By Pete Richie (Nourish Scotland)
The refugee crisis in Europe has dominated the news agenda in recent weeks, just as the Greek financial crisis did for the first half of 2015 – and next year it will be the in-out referendum. In recent weeks, the odds have shortened suddenly on the UK voting to leave the EU, with a narrower gap in polling than between ‘yes’ and ‘no’ for most of the Scottish referendum campaign.
To date, the debate has been about big ideas like ‘sovereignty’ and has not touched on second order issues such as the Common Agricultural Policy (CAP). This will change. The argument will be made that we are paying extra for our food because we are subsidising farmers in other EU countries, and that we could do a better job ourselves: and that we should put our fishermen first. So this is a good time to take a look at the CAP. Is it on balance a positive element in the wider European project or is it an example of what’s wrong with the EU? If we do leave, and start designing from scratch, what would domestic agricultural policy look like? And could those fresh ideas be used to make a better CAP if we stay?
Nourish wants to see a fundamental rethink of the CAP. It makes sense, whether we see Europe as simply a ‘common market’ or a broader political project, to have a common policy framework which creates a fair internal market while supporting high environmental and animal welfare standards.
However, the justification for direct payments is unclear. The European Commission argues that “farmers receive annual payments to help stabilise farm revenues in the face of volatile market prices, unpredictable weather conditions and variable input costs. To benefit from these payments, farmers must respect rules and practices concerning environmental standards, animal welfare, food safety and traceability. Many of these requirements are stricter than those facing our global competitors. This is also what EU consumers and taxpayers want from the CAP. To avoid distorting markets, payments are not based on how much a farmer produces, but on how much land he uses and how he uses it.”
However ‘stabilising farm revenues’ suggests that support payments are for bad times, but they are in fact a level annual payment. It’s not clear why farmers should be paid to obey rules on animal welfare and environmental standards.
And it’s not clear why farmers with more land should get larger annual payments. Nourish agrees that significant public support for farming in Scotland is needed. We want to see more farmers, not fewer, and for Scotland to eat more of what we produce, and produce more of what we eat
We want to see a ‘new deal’ between the Scottish public and Scottish farmers and growers, where public support delivers public benefit – for the environment, for animal welfare, for public health, and for communities. Short food chains, with more of the retail price going to the primary producer and closer connections between producers and consumers, are a key element in this new deal.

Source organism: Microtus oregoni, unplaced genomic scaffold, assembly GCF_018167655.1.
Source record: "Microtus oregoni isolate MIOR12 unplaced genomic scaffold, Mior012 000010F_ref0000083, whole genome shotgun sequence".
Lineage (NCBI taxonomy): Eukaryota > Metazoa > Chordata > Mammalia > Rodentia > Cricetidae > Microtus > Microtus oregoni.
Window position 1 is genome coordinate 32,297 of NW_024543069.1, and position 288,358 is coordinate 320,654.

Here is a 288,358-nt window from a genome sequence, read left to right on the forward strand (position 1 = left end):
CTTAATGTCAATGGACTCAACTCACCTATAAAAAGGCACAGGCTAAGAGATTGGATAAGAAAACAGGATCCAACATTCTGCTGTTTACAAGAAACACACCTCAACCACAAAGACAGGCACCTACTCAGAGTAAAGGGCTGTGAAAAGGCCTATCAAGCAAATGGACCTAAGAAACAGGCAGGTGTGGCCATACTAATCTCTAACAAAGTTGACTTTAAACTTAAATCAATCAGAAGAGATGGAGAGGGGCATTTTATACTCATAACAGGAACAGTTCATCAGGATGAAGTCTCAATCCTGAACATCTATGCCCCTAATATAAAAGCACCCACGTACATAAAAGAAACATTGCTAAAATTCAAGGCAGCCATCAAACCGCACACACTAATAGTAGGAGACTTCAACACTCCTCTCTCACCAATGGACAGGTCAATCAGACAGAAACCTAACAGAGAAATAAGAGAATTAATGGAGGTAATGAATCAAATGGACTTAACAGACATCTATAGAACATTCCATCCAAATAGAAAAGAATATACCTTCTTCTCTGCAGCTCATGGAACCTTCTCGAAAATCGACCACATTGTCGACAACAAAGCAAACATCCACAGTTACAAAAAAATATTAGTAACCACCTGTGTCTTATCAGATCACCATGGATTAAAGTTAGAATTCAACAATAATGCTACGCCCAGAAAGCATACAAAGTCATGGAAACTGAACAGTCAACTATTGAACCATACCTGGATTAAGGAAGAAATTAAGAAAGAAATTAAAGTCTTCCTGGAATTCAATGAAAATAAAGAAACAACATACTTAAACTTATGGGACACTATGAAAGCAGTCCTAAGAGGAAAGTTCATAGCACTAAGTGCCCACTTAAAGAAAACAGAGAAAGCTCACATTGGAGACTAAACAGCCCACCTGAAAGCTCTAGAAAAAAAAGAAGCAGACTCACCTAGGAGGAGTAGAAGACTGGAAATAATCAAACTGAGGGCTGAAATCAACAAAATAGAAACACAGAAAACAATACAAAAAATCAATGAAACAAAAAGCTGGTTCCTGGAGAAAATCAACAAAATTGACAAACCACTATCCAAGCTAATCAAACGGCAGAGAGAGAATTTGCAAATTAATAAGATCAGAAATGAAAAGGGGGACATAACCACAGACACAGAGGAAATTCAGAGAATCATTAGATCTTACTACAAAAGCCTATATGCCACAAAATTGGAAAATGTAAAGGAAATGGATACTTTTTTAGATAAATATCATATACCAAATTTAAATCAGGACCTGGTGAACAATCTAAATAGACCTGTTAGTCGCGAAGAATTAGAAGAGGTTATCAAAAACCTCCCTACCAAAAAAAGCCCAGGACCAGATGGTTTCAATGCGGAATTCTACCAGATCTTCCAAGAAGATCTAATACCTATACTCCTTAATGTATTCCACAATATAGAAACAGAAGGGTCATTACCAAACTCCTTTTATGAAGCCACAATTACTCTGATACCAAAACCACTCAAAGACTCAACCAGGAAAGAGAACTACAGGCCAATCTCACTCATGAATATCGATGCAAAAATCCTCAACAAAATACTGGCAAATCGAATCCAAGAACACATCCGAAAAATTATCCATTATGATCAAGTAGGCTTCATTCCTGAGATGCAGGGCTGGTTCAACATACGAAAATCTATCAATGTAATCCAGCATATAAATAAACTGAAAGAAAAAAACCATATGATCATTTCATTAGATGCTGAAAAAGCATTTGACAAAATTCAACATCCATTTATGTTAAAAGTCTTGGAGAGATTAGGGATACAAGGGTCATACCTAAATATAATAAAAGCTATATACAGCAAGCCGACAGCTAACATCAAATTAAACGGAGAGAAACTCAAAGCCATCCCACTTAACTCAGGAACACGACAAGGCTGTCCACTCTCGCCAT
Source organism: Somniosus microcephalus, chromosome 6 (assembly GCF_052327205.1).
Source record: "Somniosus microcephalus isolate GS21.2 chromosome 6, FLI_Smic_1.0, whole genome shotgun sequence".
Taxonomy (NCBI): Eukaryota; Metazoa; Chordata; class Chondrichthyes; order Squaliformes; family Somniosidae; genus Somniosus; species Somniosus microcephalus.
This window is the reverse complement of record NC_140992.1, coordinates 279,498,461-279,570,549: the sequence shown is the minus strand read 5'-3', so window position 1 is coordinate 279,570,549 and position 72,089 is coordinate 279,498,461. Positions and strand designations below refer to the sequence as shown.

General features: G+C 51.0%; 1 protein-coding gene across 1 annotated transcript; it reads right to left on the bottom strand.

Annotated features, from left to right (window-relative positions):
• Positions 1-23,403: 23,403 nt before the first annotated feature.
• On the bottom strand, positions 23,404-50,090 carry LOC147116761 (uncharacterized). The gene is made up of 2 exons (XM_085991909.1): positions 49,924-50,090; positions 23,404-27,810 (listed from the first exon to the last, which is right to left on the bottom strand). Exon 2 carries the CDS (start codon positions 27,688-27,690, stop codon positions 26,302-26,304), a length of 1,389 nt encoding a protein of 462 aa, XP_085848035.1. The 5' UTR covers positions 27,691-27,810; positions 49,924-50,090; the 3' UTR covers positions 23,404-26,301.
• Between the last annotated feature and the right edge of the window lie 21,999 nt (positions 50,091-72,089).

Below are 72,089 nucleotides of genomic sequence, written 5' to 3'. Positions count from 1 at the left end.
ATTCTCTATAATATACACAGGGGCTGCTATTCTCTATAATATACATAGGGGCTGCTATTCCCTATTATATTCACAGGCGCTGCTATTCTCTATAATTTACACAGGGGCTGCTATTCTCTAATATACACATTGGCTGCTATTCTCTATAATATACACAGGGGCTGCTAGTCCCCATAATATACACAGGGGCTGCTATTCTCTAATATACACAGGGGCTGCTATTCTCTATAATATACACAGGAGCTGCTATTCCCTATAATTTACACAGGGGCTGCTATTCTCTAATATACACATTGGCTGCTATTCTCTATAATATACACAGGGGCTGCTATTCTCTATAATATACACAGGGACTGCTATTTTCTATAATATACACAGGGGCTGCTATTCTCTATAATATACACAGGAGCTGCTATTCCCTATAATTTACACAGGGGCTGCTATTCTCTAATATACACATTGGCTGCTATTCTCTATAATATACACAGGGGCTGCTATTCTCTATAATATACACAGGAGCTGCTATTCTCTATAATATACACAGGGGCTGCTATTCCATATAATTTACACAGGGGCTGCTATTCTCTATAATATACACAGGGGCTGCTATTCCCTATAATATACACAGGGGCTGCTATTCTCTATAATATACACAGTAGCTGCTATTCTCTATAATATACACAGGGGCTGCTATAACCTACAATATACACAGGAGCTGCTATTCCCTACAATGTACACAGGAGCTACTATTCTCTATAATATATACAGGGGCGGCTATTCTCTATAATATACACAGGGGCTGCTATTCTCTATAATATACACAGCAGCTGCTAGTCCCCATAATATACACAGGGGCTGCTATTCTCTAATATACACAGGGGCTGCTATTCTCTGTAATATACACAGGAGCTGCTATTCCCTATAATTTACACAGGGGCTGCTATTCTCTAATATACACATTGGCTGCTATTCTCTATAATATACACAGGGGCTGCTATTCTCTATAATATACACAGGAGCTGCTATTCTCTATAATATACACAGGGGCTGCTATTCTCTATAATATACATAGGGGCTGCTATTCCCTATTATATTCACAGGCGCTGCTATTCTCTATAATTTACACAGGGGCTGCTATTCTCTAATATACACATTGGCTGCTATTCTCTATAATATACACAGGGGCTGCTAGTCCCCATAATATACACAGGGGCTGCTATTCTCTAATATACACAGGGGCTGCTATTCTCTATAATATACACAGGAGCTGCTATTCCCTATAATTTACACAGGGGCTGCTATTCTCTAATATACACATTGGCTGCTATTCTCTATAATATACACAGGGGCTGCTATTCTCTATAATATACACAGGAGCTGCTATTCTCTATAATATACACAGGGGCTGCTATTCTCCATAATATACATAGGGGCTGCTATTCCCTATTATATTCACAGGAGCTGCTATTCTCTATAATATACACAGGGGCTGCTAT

We expect a major shift towards organic and agroecological farming methods – farming with nature. We also want a clearer vision for sustainable rural development in Scotland, with the CAP contributing to a repopulated, low carbon rural Scotland.
While there are many good schemes in Scotland’s rural development plan, most of the limited money is directed at farming and forestry. Nourish wants to see ambitious projects for rural development, including housing, renewable energy, right size industry, and long-term partnerships between communities and land managers. The Land Reform Review Group called in its 2014 report for the land of Scotland to be used ‘in the public interest and for the common good’ – and with most of Scotland’s dry land being used for agriculture this concept should underpin our agricultural policy.
We should be willing to draw on other public policy analogies too. GPs operate as private businesses while being paid to deliver public goods. Social enterprises – a growing part of the Scottish economy and comparable in scale to farming – rely on a similar mix of income from grants and income from trading to deliver a range of socially valued goods and services. Shifting the CAP takes time – it will be 2019 before farm subsidies in Scotland stop reflecting the number of sheep a farmer owned in the year 2000 – so we need to get started now on discussing the CAP post 2020.
In the coming debate on the EU referendum, few people will argue that the CAP in its present form is the poster child for the European project. But UK proposals for ‘reform’ in the EU prior to the referendum need to make things better, not worse. For all its faults, the CAP shapes the food and farming system for 500 million people. It can be part of the solution for climate change, for biodiversity and for sustainable rural development.